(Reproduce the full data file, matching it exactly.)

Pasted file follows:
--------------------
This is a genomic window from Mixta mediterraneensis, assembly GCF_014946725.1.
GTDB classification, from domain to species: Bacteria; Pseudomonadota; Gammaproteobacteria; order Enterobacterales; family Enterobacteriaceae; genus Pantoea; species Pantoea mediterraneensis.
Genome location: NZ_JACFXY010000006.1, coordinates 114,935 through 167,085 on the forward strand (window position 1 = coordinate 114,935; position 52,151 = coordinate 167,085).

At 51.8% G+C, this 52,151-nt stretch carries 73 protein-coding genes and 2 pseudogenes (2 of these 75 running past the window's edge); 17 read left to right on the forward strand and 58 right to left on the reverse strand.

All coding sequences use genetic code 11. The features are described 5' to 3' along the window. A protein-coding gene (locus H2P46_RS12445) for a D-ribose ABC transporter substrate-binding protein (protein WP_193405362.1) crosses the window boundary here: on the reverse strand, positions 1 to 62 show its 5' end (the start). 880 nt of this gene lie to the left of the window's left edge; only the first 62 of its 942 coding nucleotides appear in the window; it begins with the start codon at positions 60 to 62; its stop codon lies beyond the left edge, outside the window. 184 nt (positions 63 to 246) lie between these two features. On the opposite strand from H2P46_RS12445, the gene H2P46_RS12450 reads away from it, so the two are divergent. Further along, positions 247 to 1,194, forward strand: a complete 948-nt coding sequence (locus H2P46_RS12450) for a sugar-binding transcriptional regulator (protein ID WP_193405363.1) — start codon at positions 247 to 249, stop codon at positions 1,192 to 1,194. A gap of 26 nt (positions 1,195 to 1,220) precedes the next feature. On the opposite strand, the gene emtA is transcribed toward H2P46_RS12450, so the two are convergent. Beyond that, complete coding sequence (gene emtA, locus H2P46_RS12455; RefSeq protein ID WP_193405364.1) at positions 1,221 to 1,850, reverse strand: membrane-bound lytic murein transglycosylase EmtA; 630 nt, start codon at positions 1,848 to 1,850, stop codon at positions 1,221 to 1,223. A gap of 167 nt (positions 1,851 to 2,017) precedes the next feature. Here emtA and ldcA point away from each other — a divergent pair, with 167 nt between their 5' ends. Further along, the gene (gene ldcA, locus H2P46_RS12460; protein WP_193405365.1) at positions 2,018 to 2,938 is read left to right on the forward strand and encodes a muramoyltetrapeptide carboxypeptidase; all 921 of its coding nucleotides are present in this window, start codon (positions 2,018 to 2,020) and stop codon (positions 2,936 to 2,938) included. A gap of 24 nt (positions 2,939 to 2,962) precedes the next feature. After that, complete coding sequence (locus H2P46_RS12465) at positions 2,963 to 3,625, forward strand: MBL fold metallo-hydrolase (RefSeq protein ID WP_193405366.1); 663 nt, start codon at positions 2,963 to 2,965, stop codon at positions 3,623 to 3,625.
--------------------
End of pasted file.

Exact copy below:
This is a genomic window from Mixta mediterraneensis, assembly GCF_014946725.1.
GTDB classification, from domain to species: Bacteria; Pseudomonadota; Gammaproteobacteria; order Enterobacterales; family Enterobacteriaceae; genus Pantoea; species Pantoea mediterraneensis.
Genome location: NZ_JACFXY010000006.1, coordinates 114,935 through 167,085 on the forward strand (window position 1 = coordinate 114,935; position 52,151 = coordinate 167,085).

At 51.8% G+C, this 52,151-nt stretch carries 73 protein-coding genes and 2 pseudogenes (2 of these 75 running past the window's edge); 17 read left to right on the forward strand and 58 right to left on the reverse strand.

All coding sequences use genetic code 11. The features are described 5' to 3' along the window. A protein-coding gene (locus H2P46_RS12445) for a D-ribose ABC transporter substrate-binding protein (protein WP_193405362.1) crosses the window boundary here: on the reverse strand, positions 1 to 62 show its 5' end (the start). 880 nt of this gene lie to the left of the window's left edge; only the first 62 of its 942 coding nucleotides appear in the window; it begins with the start codon at positions 60 to 62; its stop codon lies beyond the left edge, outside the window. 184 nt (positions 63 to 246) lie between these two features. On the opposite strand from H2P46_RS12445, the gene H2P46_RS12450 reads away from it, so the two are divergent. Further along, positions 247 to 1,194, forward strand: a complete 948-nt coding sequence (locus H2P46_RS12450) for a sugar-binding transcriptional regulator (protein ID WP_193405363.1) — start codon at positions 247 to 249, stop codon at positions 1,192 to 1,194. A gap of 26 nt (positions 1,195 to 1,220) precedes the next feature. On the opposite strand, the gene emtA is transcribed toward H2P46_RS12450, so the two are convergent. Beyond that, complete coding sequence (gene emtA, locus H2P46_RS12455; RefSeq protein ID WP_193405364.1) at positions 1,221 to 1,850, reverse strand: membrane-bound lytic murein transglycosylase EmtA; 630 nt, start codon at positions 1,848 to 1,850, stop codon at positions 1,221 to 1,223. A gap of 167 nt (positions 1,851 to 2,017) precedes the next feature. Here emtA and ldcA point away from each other — a divergent pair, with 167 nt between their 5' ends. Further along, the gene (gene ldcA, locus H2P46_RS12460; protein WP_193405365.1) at positions 2,018 to 2,938 is read left to right on the forward strand and encodes a muramoyltetrapeptide carboxypeptidase; all 921 of its coding nucleotides are present in this window, start codon (positions 2,018 to 2,020) and stop codon (positions 2,936 to 2,938) included. A gap of 24 nt (positions 2,939 to 2,962) precedes the next feature. After that, complete coding sequence (locus H2P46_RS12465) at positions 2,963 to 3,625, forward strand: MBL fold metallo-hydrolase (RefSeq protein ID WP_193405366.1); 663 nt, start codon at positions 2,963 to 2,965, stop codon at positions 3,623 to 3,625.